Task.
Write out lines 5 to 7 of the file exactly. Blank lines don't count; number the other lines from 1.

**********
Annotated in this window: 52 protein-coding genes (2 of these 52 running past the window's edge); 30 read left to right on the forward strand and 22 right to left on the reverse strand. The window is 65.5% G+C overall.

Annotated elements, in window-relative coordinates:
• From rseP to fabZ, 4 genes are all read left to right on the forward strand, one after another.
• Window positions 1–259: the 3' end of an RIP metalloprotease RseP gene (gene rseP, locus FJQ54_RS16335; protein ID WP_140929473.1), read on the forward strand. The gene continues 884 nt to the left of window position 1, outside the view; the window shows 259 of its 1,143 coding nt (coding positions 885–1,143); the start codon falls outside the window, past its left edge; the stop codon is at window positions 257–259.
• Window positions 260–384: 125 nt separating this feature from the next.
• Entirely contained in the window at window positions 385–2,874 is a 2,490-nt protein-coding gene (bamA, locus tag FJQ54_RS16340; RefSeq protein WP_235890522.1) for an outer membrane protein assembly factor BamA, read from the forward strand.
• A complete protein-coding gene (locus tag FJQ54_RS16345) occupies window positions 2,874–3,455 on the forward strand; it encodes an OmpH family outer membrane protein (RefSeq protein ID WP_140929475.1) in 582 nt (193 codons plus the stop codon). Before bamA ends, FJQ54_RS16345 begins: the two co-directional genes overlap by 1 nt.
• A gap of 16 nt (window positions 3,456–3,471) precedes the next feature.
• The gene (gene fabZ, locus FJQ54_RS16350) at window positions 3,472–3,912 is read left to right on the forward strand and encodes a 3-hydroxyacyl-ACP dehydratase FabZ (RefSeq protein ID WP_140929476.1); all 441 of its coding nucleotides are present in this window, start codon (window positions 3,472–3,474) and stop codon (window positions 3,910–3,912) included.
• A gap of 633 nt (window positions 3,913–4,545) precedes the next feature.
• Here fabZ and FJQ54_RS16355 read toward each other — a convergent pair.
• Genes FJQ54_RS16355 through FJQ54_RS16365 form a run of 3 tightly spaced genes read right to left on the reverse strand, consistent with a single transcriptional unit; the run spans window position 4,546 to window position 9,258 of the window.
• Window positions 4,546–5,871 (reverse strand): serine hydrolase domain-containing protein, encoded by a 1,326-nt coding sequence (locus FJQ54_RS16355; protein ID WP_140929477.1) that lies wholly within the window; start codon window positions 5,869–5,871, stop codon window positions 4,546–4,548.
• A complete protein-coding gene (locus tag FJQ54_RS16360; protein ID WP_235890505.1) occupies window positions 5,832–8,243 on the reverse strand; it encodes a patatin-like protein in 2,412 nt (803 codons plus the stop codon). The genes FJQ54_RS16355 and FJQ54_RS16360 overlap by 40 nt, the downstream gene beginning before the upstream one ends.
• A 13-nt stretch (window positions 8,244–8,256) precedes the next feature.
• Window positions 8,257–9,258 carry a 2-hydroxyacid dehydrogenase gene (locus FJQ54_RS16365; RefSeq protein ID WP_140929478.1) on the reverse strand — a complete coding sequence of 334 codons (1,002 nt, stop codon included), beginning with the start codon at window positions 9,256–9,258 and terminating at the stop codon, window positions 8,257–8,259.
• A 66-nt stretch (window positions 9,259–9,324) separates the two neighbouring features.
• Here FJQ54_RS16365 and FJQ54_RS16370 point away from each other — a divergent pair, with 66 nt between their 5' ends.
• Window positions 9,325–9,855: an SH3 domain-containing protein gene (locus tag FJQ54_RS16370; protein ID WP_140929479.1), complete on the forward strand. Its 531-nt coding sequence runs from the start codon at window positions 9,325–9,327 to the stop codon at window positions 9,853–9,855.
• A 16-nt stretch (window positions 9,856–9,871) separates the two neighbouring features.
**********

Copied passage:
• Window positions 260–384: 125 nt separating this feature from the next.
• Entirely contained in the window at window positions 385–2,874 is a 2,490-nt protein-coding gene (bamA, locus tag FJQ54_RS16340; RefSeq protein WP_235890522.1) for an outer membrane protein assembly factor BamA, read from the forward strand.
• A complete protein-coding gene (locus tag FJQ54_RS16345) occupies window positions 2,874–3,455 on the forward strand; it encodes an OmpH family outer membrane protein (RefSeq protein ID WP_140929475.1) in 582 nt (193 codons plus the stop codon). Before bamA ends, FJQ54_RS16345 begins: the two co-directional genes overlap by 1 nt.